Interview: Brent Hayward, author of Head Full of Mountains

Brent Hayward’s new book, HEAD FULL OF MOUNTAINS, just came out, and he was kind enough to answer a few of my questions about it, and more. Please give Brent a warm welcome!

brenthaywardWill you tell us a little about your new book, HEAD FULL OF MOUNTAINS, and what inspired you to write it?
Head Full of Mountains is my generation ship novel, though that might be a bit difficult to discern. I had always wanted to write one and had tried a few times before. The idea that people do things because that’s what people did before them, without knowing why- or even if there ever was a reason- interests me. In many ways, everything out there is built on traditions that are not relevant today. The generation ship idea takes this premise to an extreme. Even with a chance at a new beginning, we would likely dredge up our historical baggage and bring it along. That’s what I tried to put in the book.

Why speculative fiction, and dark fantasy? What do you enjoy most about writing, and reading, in these genres?
I’m paraphrasing Gene Wolfe here, but all novels are fantasies; some are just more honest about it. If you’re going to make up a story, why not go all out? Make up the setting, the rules of engagement, the physics, everything. If your characters are defined in a way that the reader can relate to, and follow, then the rest becomes a lot of cool sights and sounds along the way. Having said that, though, I don’t read within the genre as much as I used to, but the books I do read are usually set in another place, or another time.

headfullofmountainsHave you always wanted to write?
I think I wanted to paint once. There was always a need to produce something with my hands and brain, in order for me to function. Music, too, would have been nice, but I never learned an instrument and my painting skills plateaued pretty quickly, so only writing remained an option.

Will you tell us a little more about yourself and your background?
I came to Canada from the UK, with my parents, in the mid ‘60’s, when I was very young, and spent the first part of my life going back and forth between Montreal and London. At first, I was kind of a content loner, into bugs and dinosaurs and model planes and books, of course- mostly sci-fi- but also adventures like Tarzan and war novels and horror. I read a lot. I was a bit of a stereotypical nerd, I guess, in my own world. At around seventeen, I was in England when punk hit, and that was formative and changed my perspective towards a lot of things. I’d found something that fit, and that got me through a few decades. Now I have two kids, a day job in aerospace, and I write these ‘odd’ books.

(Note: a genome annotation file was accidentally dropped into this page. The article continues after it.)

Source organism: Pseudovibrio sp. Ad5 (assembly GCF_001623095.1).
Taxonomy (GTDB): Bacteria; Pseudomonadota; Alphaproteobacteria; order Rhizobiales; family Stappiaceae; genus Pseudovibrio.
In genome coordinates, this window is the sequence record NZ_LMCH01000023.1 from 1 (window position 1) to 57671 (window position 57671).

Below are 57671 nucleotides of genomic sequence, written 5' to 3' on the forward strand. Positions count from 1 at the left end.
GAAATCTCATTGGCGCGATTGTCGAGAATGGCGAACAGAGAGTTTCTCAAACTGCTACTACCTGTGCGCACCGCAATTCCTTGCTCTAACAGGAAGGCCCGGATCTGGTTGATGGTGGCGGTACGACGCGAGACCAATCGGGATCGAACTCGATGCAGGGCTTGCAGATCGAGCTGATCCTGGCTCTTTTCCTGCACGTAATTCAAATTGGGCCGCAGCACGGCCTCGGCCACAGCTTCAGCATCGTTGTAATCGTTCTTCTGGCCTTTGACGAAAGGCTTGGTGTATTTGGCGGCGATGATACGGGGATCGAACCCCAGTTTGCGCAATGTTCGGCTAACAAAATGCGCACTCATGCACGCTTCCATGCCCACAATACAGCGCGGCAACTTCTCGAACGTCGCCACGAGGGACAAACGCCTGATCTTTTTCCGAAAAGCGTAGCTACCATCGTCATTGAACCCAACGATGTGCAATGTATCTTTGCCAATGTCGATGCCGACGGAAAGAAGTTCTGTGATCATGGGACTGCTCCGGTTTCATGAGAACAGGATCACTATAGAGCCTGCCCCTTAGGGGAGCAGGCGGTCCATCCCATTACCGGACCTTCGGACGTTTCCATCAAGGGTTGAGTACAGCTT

What’s one of the first things you can remember writing?
I transcribed fight scenes from a dinosaur book verbatim into a notebook, then traced the pictures. I wrote a paragraph or two of my own to link the episodes together. Basically I ripped off another book. I was pretty young. The whole thing was done in pencil, I remember. My tracings were awful.

What is your writing process like?
Without a deadline, I’m not prolific at all. I don’t really believe in inspiration either, so I guess not writing is a form of laziness. But it’s insular, obviously, and if you’re serious about producing a book, or a significant body of work, you need to commit to a lot of alone-time, whether it’s nice out or not, so the summer’s not the best season to jump into something. With a deadline, my discipline is pretty good. I set up a weekly goal and sit there until I make it. For Head Full of Mountains, the goal was 700 words a week. Modest, for a lot of writers, but it adds up pretty quickly. The book before this one was written in less time, but there were less things going on at the time. I just sit there every day and do a bit, then think about what’s next, or how I should shift things around, until I have a draft.